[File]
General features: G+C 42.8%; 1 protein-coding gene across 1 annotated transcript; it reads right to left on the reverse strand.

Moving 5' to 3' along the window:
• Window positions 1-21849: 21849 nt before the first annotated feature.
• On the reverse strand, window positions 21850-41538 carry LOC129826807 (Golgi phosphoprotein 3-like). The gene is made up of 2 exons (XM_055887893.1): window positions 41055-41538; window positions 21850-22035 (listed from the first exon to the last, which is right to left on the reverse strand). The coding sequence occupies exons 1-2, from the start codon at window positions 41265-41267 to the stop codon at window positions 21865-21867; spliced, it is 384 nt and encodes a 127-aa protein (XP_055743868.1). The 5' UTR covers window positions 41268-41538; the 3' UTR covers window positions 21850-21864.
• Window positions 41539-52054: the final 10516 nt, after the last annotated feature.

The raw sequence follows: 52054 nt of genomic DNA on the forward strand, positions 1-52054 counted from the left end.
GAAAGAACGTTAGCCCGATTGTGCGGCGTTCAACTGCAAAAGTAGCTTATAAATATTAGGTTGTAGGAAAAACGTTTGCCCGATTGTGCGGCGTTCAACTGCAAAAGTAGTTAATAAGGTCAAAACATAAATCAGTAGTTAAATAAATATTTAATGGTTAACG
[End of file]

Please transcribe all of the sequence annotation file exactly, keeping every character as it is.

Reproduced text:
General features: G+C 42.8%; 1 protein-coding gene across 1 annotated transcript; it reads right to left on the reverse strand.

Moving 5' to 3' along the window:
• Window positions 1-21849: 21849 nt before the first annotated feature.
• On the reverse strand, window positions 21850-41538 carry LOC129826807 (Golgi phosphoprotein 3-like). The gene is made up of 2 exons (XM_055887893.1): window positions 41055-41538; window positions 21850-22035 (listed from the first exon to the last, which is right to left on the reverse strand). The coding sequence occupies exons 1-2, from the start codon at window positions 41265-41267 to the stop codon at window positions 21865-21867; spliced, it is 384 nt and encodes a 127-aa protein (XP_055743868.1). The 5' UTR covers window positions 41268-41538; the 3' UTR covers window positions 21850-21864.
• Window positions 41539-52054: the final 10516 nt, after the last annotated feature.

The raw sequence follows: 52054 nt of genomic DNA on the forward strand, positions 1-52054 counted from the left end.
GAAAGAACGTTAGCCCGATTGTGCGGCGTTCAACTGCAAAAGTAGCTTATAAATATTAGGTTGTAGGAAAAACGTTTGCCCGATTGTGCGGCGTTCAACTGCAAAAGTAGTTAATAAGGTCAAAACATAAATCAGTAGTTAAATAAATATTTAATGGTTAACG